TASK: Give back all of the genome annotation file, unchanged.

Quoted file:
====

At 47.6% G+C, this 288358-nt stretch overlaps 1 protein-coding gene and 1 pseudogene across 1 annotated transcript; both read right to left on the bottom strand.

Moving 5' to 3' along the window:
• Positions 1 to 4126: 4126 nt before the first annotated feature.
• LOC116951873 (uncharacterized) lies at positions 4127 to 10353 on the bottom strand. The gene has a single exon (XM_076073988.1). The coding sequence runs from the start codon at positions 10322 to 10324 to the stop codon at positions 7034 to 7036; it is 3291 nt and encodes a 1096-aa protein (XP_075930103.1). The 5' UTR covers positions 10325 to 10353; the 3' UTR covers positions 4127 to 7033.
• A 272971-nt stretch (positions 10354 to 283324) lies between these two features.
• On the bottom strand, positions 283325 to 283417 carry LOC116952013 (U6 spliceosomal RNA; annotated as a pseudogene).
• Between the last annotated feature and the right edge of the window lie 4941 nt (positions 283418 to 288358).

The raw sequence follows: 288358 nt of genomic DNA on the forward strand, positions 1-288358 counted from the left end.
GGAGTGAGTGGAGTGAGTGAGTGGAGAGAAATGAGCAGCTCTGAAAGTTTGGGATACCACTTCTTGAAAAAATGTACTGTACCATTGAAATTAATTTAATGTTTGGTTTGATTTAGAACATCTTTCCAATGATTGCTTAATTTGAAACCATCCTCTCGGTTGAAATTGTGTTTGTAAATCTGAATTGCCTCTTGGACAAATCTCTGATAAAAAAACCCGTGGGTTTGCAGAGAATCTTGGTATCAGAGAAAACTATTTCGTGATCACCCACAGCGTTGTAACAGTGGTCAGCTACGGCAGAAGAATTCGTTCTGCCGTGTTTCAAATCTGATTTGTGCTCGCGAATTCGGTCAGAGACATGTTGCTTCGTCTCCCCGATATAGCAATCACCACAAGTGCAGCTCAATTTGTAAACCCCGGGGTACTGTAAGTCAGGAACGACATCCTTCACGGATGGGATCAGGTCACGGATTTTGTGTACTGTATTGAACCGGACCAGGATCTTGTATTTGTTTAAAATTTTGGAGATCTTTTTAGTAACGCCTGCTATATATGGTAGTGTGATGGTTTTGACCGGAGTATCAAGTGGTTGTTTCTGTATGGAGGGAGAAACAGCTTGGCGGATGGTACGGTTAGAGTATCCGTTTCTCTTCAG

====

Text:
At 47.6% G+C, this 288358-nt stretch overlaps 1 protein-coding gene and 1 pseudogene across 1 annotated transcript; both read right to left on the bottom strand.

Moving 5' to 3' along the window:
• Positions 1 to 4126: 4126 nt before the first annotated feature.
• LOC116951873 (uncharacterized) lies at positions 4127 to 10353 on the bottom strand. The gene has a single exon (XM_076073988.1). The coding sequence runs from the start codon at positions 10322 to 10324 to the stop codon at positions 7034 to 7036; it is 3291 nt and encodes a 1096-aa protein (XP_075930103.1). The 5' UTR covers positions 10325 to 10353; the 3' UTR covers positions 4127 to 7033.
• A 272971-nt stretch (positions 10354 to 283324) lies between these two features.
• On the bottom strand, positions 283325 to 283417 carry LOC116952013 (U6 spliceosomal RNA; annotated as a pseudogene).
• Between the last annotated feature and the right edge of the window lie 4941 nt (positions 283418 to 288358).

The raw sequence follows: 288358 nt of genomic DNA on the forward strand, positions 1-288358 counted from the left end.
GGAGTGAGTGGAGTGAGTGAGTGGAGAGAAATGAGCAGCTCTGAAAGTTTGGGATACCACTTCTTGAAAAAATGTACTGTACCATTGAAATTAATTTAATGTTTGGTTTGATTTAGAACATCTTTCCAATGATTGCTTAATTTGAAACCATCCTCTCGGTTGAAATTGTGTTTGTAAATCTGAATTGCCTCTTGGACAAATCTCTGATAAAAAAACCCGTGGGTTTGCAGAGAATCTTGGTATCAGAGAAAACTATTTCGTGATCACCCACAGCGTTGTAACAGTGGTCAGCTACGGCAGAAGAATTCGTTCTGCCGTGTTTCAAATCTGATTTGTGCTCGCGAATTCGGTCAGAGACATGTTGCTTCGTCTCCCCGATATAGCAATCACCACAAGTGCAGCTCAATTTGTAAACCCCGGGGTACTGTAAGTCAGGAACGACATCCTTCACGGATGGGATCAGGTCACGGATTTTGTGTACTGTATTGAACCGGACCAGGATCTTGTATTTGTTTAAAATTTTGGAGATCTTTTTAGTAACGCCTGCTATATATGGTAGTGTGATGGTTTTGACCGGAGTATCAAGTGGTTGTTTCTGTATGGAGGGAGAAACAGCTTGGCGGATGGTACGGTTAGAGTATCCGTTTCTCTTCAG